Credit: by Alexoudi, T., Kanellos, G.T. & Pleros, N.
Over the past decades, “storing light” has appeared as a rather controversial statement, given that a photon’s inherent nature hinders its spatial confinement. The first research efforts in demonstrating optical memory functionality started as a fascinating experimental exercise and two decades later the remarkable achievements of integrated optical memories and optical random access memories (RAMs) introduced a new roadmap for light-based information storage that can offer fast access times, high bandwidth and seamless cooperation with optical interconnect lines.
In a new paper published in Light Science & Application, a team of three Greek researchers, Dr. Theoni Alexoudi and Prof. Nikos Pleros from Department of Informatics of Aristotle University of Thessaloniki in Greece together with their co-worker Prof. George T. Kanellos from Bristol University in UK have evaluated the progress witnessed in the optical memory domain over the past 25 years. Their article provides a thorough analysis on the state-of-the-art integrated optical memory technologies and optical RAMs, shedding light on the physical mechanisms behind demonstrated optical memory devices. In the same analysis, optical memory implementations are also being classified and evaluated via their performance metrics highlighting the benefits of different optical technologies. The authors provide a comprehensive guide for the transition from elementary optical memory units towards advanced memory functionalities such as optical RAM operation and report recent achievements towards this direction. Finally, an analysis is presented for the next steps that optical memory technologies must undertake to release a viable and practical alternative memory roadmap.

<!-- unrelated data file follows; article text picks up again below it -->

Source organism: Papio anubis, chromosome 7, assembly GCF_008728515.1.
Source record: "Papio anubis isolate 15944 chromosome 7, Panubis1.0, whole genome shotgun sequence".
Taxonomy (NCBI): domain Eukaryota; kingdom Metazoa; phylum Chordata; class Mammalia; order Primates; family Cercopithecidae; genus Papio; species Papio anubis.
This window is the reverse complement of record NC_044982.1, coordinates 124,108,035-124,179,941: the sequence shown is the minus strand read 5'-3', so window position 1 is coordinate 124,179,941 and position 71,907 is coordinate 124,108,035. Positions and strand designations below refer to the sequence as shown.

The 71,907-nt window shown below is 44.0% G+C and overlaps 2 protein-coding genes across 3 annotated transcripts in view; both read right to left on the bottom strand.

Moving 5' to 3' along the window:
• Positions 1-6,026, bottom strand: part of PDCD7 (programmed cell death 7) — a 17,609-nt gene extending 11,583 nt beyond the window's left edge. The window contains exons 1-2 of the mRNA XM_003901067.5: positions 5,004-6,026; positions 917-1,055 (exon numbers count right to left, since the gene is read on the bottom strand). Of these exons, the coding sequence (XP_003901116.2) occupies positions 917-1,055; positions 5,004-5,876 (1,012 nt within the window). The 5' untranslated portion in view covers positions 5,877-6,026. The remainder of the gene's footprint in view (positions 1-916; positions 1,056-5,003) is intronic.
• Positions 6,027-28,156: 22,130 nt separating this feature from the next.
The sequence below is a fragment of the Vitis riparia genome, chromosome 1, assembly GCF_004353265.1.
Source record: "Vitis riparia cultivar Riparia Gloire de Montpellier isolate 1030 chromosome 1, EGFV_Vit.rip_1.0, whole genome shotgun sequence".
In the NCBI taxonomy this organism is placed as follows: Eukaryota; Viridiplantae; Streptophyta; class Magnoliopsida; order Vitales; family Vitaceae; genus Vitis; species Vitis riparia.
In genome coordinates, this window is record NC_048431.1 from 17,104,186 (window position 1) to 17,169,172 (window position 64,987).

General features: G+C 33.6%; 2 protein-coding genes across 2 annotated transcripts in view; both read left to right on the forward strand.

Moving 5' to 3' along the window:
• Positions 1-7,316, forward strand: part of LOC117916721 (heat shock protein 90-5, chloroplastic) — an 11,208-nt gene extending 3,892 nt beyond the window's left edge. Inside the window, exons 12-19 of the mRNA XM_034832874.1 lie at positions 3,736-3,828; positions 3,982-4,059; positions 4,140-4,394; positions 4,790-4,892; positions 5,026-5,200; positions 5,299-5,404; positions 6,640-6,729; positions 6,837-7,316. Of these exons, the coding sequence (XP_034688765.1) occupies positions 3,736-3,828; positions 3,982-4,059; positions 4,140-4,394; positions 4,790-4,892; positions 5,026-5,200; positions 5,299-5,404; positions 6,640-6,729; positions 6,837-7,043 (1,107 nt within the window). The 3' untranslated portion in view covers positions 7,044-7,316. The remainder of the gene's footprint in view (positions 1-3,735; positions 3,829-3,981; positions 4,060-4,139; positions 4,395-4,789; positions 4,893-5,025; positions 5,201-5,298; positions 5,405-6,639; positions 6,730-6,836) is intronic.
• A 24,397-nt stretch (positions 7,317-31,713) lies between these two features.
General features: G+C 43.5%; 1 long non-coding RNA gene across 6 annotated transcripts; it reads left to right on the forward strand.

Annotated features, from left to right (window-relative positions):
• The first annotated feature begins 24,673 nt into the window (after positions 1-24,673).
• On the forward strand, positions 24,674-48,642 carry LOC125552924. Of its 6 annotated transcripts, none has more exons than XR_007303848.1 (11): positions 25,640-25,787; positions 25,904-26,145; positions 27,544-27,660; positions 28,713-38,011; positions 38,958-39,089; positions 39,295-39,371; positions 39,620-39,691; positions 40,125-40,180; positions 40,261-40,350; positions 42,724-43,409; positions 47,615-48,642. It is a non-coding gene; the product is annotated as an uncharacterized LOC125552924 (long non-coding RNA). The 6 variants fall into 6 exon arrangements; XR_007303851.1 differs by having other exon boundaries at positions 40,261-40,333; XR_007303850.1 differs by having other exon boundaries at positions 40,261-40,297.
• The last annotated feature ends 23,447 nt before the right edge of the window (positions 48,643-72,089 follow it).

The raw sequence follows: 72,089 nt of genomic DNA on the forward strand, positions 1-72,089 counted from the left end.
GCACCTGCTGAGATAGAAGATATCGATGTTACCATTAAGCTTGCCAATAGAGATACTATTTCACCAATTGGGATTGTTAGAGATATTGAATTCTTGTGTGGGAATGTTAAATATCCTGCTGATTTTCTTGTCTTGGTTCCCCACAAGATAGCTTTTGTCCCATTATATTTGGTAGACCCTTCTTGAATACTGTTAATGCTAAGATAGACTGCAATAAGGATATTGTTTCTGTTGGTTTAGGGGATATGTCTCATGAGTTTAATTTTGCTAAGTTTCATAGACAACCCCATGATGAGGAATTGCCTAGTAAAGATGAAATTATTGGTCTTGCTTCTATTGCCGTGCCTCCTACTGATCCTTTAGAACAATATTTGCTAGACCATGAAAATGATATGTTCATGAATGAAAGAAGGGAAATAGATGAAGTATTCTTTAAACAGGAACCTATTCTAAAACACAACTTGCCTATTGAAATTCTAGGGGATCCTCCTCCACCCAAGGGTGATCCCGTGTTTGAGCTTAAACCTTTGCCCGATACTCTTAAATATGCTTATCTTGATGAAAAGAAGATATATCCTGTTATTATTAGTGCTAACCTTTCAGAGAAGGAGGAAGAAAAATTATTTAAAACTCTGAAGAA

These scientists summarize some of the key-findings of their review study:
“Optical memories have gradually penetrated into multiple application sectors that include processing, routing, and computing however, modern memory applications call for advanced memory schemes with random access functionality on top of the simple storage mechanism.”
“Optical memories have witnessed an impressive progress in terms of footprint. Their footprint reduced by 12-orders-of-magnitude going from m2 to μm2 during the last 20 years while at the same time electronic counterparts were reduced only by 3 orders-of-magnitude.” they added.
“Optical memory integration roadmap has to be shaped around a high-yield and low-cost fabrication technology allowing for dense optical memory architectures to arrive at scales, complexities and cost-efficiencies similar to those of their electronic counterparts.” the scientist forecast.
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